Thursday, June 30, 2016

*Review* Radio Girls by Sarah-Jane Stratford

Genre: Historical Fiction
Published: June 14, 2016
Pages: 384


The Great War is over, and change is in the air, in this novel that brings to life the exciting days of early British radio…and one woman who finds her voice while working alongside the brilliant women and men of the BBC. 

London, 1926. American-raised Maisie Musgrave is thrilled to land a job as a secretary at the upstart British Broadcasting Corporation, whose use of radio—still new, strange, and electrifying—is captivating the nation. But the hectic pace, smart young staff, and intimidating bosses only add to Maisie’s insecurity. 

Soon, she is seduced by the work—gaining confidence as she arranges broadcasts by the most famous writers, scientists, and politicians in Britain. She is also caught up in a growing conflict between her two bosses, John Reith, the formidable Director-General of the BBC, and Hilda Matheson, the extraordinary director of the hugely popular Talks programming, who each have very different visions of what radio should be. Under Hilda’s tutelage, Maisie discovers her talent, passion, and ambition. But when she unearths a shocking conspiracy, she and Hilda join forces to make their voices heard both on and off the air…and then face the dangerous consequences of telling the truth for a living.


I received a copy of this book through Penguin's First to Read program in exchange for an honest review.

This book had an Agent Carter feeling to it for me, which is kind of weird because the main characters were not officially secret agents. They were just a couple of women working at the BBC in its infancy, at a time when women could be let go for getting married. I found the social aspect of the story intriguing but infuriating. It was less than 100 years ago and women were only allowed to hold a few select jobs, and once they were married they were out the door to care for their husbands and homes. My feminist head was practically exploding.

I absolutely adored Hilda. Everything she did to help draw Maisie out of her shell and help her become the amazing, confident woman she never knew she could be was really heartwarming. Every time something good happened for Maisie because of Hilda (or at least with Hilda's subtle pushes), I cheered a little.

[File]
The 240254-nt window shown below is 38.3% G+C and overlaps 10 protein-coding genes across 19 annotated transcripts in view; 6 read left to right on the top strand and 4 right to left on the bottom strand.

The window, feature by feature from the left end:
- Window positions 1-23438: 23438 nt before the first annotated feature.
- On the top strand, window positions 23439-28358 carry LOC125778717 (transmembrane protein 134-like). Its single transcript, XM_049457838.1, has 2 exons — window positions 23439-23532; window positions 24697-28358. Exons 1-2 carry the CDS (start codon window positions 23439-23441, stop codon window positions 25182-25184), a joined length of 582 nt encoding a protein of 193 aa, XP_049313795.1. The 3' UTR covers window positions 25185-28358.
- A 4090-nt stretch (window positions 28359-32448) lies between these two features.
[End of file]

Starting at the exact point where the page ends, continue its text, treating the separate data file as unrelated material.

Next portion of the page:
The final highlight for this book for me, is that the mystery involved in the story relates directly to the rise of the Nazi party and the build up to WWII, and I've always been fascinated by WWII, so even reading a fictional account of events that may have led to it, was interesting for me. I noticed many parallels to politics today, which frightens me. 

5 out of 5 stars. - Katie 

Buy the Book

About the Author

Sarah-Jane Stratford grew up in Los Angeles with a deep love of theatre and literature. After earning a bachelor's degree in history at UC Santa Cruz, she then obtained a master's degree in medieval history at the University of York in England, where she wrote a thesis about women in the manorial court system which gave her a new appreciation for the modern era.

On moving to New York, she wrote her first two novels, The Midnight Guardian and The Moonlight Brigade (St Martins Press). She has also written articles and essays for a range of publications, including The Guardian, The Boston Globe, The Los Angeles Review of Books, Marie-Claire, Bitch, Slate, Salon, Guernica, and BOMB.

In addition to theatre and activism, Sarah-Jane enjoys knitting (when the project is submitting to her will) and wandering around interesting places.


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